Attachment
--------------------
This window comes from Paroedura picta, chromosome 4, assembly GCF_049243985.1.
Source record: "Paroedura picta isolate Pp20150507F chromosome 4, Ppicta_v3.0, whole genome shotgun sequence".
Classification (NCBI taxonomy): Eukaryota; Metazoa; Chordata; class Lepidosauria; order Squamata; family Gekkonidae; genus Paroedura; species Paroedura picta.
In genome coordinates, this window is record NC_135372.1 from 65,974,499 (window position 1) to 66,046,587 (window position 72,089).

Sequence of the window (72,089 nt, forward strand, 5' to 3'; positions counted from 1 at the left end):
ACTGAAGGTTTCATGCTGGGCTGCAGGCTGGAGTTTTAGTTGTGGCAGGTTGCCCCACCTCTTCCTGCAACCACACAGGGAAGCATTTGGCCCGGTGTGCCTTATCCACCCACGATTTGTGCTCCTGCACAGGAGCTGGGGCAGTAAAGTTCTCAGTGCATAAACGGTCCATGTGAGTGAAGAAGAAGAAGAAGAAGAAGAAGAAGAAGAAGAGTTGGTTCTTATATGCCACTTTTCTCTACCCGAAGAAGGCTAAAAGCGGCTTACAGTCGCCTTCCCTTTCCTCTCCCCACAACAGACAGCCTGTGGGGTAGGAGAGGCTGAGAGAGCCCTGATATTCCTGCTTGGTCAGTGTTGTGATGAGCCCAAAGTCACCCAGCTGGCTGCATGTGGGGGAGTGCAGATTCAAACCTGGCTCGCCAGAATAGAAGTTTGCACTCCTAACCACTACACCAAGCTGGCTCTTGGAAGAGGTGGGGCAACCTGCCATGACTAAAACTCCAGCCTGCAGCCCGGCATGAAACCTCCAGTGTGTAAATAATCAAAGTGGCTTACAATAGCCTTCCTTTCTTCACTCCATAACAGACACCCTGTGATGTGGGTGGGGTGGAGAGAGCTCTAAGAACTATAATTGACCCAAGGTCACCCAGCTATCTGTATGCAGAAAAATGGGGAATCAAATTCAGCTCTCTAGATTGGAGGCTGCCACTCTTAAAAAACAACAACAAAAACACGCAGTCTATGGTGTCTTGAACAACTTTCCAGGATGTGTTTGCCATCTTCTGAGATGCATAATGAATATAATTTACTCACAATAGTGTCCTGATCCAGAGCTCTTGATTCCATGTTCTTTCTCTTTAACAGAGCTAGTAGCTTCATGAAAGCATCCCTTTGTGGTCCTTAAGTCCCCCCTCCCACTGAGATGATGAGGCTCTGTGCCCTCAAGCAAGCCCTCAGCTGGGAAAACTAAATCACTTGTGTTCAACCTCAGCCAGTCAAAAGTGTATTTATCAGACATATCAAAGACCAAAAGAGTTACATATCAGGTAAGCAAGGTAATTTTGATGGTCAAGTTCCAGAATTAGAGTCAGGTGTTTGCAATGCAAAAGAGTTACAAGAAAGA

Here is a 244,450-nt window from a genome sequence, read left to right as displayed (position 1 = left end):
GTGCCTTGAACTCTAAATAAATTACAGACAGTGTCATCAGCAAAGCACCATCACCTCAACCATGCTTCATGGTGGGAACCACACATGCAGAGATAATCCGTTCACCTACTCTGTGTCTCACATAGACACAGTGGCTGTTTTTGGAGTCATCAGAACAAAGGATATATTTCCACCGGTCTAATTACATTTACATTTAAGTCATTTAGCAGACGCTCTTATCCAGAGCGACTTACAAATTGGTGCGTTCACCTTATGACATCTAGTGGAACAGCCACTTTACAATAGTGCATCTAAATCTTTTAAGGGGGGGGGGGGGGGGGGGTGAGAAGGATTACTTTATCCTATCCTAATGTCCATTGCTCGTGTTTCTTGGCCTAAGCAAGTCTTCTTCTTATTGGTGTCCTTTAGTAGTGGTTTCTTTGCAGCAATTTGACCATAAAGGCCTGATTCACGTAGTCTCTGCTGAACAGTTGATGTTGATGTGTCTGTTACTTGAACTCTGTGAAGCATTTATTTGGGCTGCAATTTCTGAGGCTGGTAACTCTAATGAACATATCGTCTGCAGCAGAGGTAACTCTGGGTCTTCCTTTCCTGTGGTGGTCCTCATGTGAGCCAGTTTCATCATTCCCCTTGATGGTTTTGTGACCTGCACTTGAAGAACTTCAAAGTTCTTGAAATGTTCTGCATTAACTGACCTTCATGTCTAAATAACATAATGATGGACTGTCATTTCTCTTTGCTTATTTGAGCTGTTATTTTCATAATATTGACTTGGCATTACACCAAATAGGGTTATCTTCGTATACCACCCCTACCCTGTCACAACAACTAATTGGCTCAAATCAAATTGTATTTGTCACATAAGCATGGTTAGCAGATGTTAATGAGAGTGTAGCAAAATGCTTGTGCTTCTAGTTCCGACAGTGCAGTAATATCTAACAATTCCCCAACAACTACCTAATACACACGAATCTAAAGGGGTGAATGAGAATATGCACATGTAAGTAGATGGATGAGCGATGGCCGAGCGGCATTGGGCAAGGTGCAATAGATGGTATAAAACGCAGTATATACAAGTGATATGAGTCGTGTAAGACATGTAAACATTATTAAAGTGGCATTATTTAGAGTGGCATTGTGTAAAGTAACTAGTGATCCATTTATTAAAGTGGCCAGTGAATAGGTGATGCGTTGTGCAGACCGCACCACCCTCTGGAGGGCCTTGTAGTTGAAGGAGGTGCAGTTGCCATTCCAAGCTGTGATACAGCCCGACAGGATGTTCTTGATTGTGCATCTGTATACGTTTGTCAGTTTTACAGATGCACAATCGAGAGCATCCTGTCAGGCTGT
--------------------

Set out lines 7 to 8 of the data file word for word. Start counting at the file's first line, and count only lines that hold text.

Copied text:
Here is a 244,450-nt window from a genome sequence, read left to right as displayed (position 1 = left end):
GTGCCTTGAACTCTAAATAAATTACAGACAGTGTCATCAGCAAAGCACCATCACCTCAACCATGCTTCATGGTGGGAACCACACATGCAGAGATAATCCGTTCACCTACTCTGTGTCTCACATAGACACAGTGGCTGTTTTTGGAGTCATCAGAACAAAGGATATATTTCCACCGGTCTAATTACATTTACATTTAAGTCATTTAGCAGACGCTCTTATCCAGAGCGACTTACAAATTGGTGCGTTCACCTTATGACATCTAGTGGAACAGCCACTTTACAATAGTGCATCTAAATCTTTTAAGGGGGGGGGGGGGGGGGGGTGAGAAGGATTACTTTATCCTATCCTAATGTCCATTGCTCGTGTTTCTTGGCCTAAGCAAGTCTTCTTCTTATTGGTGTCCTTTAGTAGTGGTTTCTTTGCAGCAATTTGACCATAAAGGCCTGATTCACGTAGTCTCTGCTGAACAGTTGATGTTGATGTGTCTGTTACTTGAACTCTGTGAAGCATTTATTTGGGCTGCAATTTCTGAGGCTGGTAACTCTAATGAACATATCGTCTGCAGCAGAGGTAACTCTGGGTCTTCCTTTCCTGTGGTGGTCCTCATGTGAGCCAGTTTCATCATTCCCCTTGATGGTTTTGTGACCTGCACTTGAAGAACTTCAAAGTTCTTGAAATGTTCTGCATTAACTGACCTTCATGTCTAAATAACATAATGATGGACTGTCATTTCTCTTTGCTTATTTGAGCTGTTATTTTCATAATATTGACTTGGCATTACACCAAATAGGGTTATCTTCGTATACCACCCCTACCCTGTCACAACAACTAATTGGCTCAAATCAAATTGTATTTGTCACATAAGCATGGTTAGCAGATGTTAATGAGAGTGTAGCAAAATGCTTGTGCTTCTAGTTCCGACAGTGCAGTAATATCTAACAATTCCCCAACAACTACCTAATACACACGAATCTAAAGGGGTGAATGAGAATATGCACATGTAAGTAGATGGATGAGCGATGGCCGAGCGGCATTGGGCAAGGTGCAATAGATGGTATAAAACGCAGTATATACAAGTGATATGAGTCGTGTAAGACATGTAAACATTATTAAAGTGGCATTATTTAGAGTGGCATTGTGTAAAGTAACTAGTGATCCATTTATTAAAGTGGCCAGTGAATAGGTGATGCGTTGTGCAGACCGCACCACCCTCTGGAGGGCCTTGTAGTTGAAGGAGGTGCAGTTGCCATTCCAAGCTGTGATACAGCCCGACAGGATGTTCTTGATTGTGCATCTGTATACGTTTGTCAGTTTTACAGATGCACAATCGAGAGCATCCTGTCAGGCTGT